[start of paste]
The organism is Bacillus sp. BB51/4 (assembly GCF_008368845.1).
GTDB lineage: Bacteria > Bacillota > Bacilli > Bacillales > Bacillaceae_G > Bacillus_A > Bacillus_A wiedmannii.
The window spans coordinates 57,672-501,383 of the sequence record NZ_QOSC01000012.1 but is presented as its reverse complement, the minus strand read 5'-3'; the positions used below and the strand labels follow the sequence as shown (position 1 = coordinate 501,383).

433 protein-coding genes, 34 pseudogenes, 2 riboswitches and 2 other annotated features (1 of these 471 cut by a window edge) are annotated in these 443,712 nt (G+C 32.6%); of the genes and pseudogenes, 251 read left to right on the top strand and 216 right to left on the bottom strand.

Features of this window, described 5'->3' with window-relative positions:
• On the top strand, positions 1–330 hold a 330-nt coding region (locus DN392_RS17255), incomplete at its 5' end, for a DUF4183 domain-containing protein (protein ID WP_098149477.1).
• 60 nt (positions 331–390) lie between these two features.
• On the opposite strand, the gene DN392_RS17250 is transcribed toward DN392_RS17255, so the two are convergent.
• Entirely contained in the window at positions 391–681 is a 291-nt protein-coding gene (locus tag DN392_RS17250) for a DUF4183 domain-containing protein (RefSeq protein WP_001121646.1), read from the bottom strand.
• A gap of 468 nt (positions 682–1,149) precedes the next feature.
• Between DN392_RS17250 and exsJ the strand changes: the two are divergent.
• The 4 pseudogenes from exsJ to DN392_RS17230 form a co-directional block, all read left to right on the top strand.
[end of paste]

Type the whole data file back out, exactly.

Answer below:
The organism is Bacillus sp. BB51/4 (assembly GCF_008368845.1).
GTDB lineage: Bacteria > Bacillota > Bacilli > Bacillales > Bacillaceae_G > Bacillus_A > Bacillus_A wiedmannii.
The window spans coordinates 57,672-501,383 of the sequence record NZ_QOSC01000012.1 but is presented as its reverse complement, the minus strand read 5'-3'; the positions used below and the strand labels follow the sequence as shown (position 1 = coordinate 501,383).

433 protein-coding genes, 34 pseudogenes, 2 riboswitches and 2 other annotated features (1 of these 471 cut by a window edge) are annotated in these 443,712 nt (G+C 32.6%); of the genes and pseudogenes, 251 read left to right on the top strand and 216 right to left on the bottom strand.

Features of this window, described 5'->3' with window-relative positions:
• On the top strand, positions 1–330 hold a 330-nt coding region (locus DN392_RS17255), incomplete at its 5' end, for a DUF4183 domain-containing protein (protein ID WP_098149477.1).
• 60 nt (positions 331–390) lie between these two features.
• On the opposite strand, the gene DN392_RS17250 is transcribed toward DN392_RS17255, so the two are convergent.
• Entirely contained in the window at positions 391–681 is a 291-nt protein-coding gene (locus tag DN392_RS17250) for a DUF4183 domain-containing protein (RefSeq protein WP_001121646.1), read from the bottom strand.
• A gap of 468 nt (positions 682–1,149) precedes the next feature.
• Between DN392_RS17250 and exsJ the strand changes: the two are divergent.
• The 4 pseudogenes from exsJ to DN392_RS17230 form a co-directional block, all read left to right on the top strand.